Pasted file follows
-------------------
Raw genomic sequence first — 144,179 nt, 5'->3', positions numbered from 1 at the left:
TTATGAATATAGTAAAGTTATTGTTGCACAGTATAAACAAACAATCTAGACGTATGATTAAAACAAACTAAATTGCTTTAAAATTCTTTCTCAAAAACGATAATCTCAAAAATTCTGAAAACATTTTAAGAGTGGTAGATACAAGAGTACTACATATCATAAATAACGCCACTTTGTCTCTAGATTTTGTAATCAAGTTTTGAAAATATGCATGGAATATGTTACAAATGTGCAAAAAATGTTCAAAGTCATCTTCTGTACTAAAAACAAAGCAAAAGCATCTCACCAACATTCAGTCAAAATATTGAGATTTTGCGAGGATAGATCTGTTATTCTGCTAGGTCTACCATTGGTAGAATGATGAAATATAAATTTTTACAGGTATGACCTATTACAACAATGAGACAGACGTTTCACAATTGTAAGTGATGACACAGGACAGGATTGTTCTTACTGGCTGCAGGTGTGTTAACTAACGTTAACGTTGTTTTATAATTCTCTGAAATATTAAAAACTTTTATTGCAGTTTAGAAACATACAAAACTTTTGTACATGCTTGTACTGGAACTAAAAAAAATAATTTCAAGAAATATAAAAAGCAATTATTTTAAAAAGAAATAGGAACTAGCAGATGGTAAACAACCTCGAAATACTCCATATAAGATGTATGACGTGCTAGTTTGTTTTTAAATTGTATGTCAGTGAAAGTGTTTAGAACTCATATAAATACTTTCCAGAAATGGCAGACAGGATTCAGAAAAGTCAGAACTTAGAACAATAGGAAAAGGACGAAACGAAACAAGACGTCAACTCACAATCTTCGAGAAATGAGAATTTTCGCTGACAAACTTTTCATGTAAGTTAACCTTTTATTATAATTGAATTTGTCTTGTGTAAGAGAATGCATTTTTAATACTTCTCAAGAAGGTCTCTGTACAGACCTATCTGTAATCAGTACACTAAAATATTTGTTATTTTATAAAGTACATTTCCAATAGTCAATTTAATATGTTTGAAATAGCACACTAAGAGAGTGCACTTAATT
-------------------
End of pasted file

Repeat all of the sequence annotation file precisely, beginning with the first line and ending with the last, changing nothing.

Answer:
Raw genomic sequence first — 144,179 nt, 5'->3', positions numbered from 1 at the left:
TTATGAATATAGTAAAGTTATTGTTGCACAGTATAAACAAACAATCTAGACGTATGATTAAAACAAACTAAATTGCTTTAAAATTCTTTCTCAAAAACGATAATCTCAAAAATTCTGAAAACATTTTAAGAGTGGTAGATACAAGAGTACTACATATCATAAATAACGCCACTTTGTCTCTAGATTTTGTAATCAAGTTTTGAAAATATGCATGGAATATGTTACAAATGTGCAAAAAATGTTCAAAGTCATCTTCTGTACTAAAAACAAAGCAAAAGCATCTCACCAACATTCAGTCAAAATATTGAGATTTTGCGAGGATAGATCTGTTATTCTGCTAGGTCTACCATTGGTAGAATGATGAAATATAAATTTTTACAGGTATGACCTATTACAACAATGAGACAGACGTTTCACAATTGTAAGTGATGACACAGGACAGGATTGTTCTTACTGGCTGCAGGTGTGTTAACTAACGTTAACGTTGTTTTATAATTCTCTGAAATATTAAAAACTTTTATTGCAGTTTAGAAACATACAAAACTTTTGTACATGCTTGTACTGGAACTAAAAAAAATAATTTCAAGAAATATAAAAAGCAATTATTTTAAAAAGAAATAGGAACTAGCAGATGGTAAACAACCTCGAAATACTCCATATAAGATGTATGACGTGCTAGTTTGTTTTTAAATTGTATGTCAGTGAAAGTGTTTAGAACTCATATAAATACTTTCCAGAAATGGCAGACAGGATTCAGAAAAGTCAGAACTTAGAACAATAGGAAAAGGACGAAACGAAACAAGACGTCAACTCACAATCTTCGAGAAATGAGAATTTTCGCTGACAAACTTTTCATGTAAGTTAACCTTTTATTATAATTGAATTTGTCTTGTGTAAGAGAATGCATTTTTAATACTTCTCAAGAAGGTCTCTGTACAGACCTATCTGTAATCAGTACACTAAAATATTTGTTATTTTATAAAGTACATTTCCAATAGTCAATTTAATATGTTTGAAATAGCACACTAAGAGAGTGCACTTAATT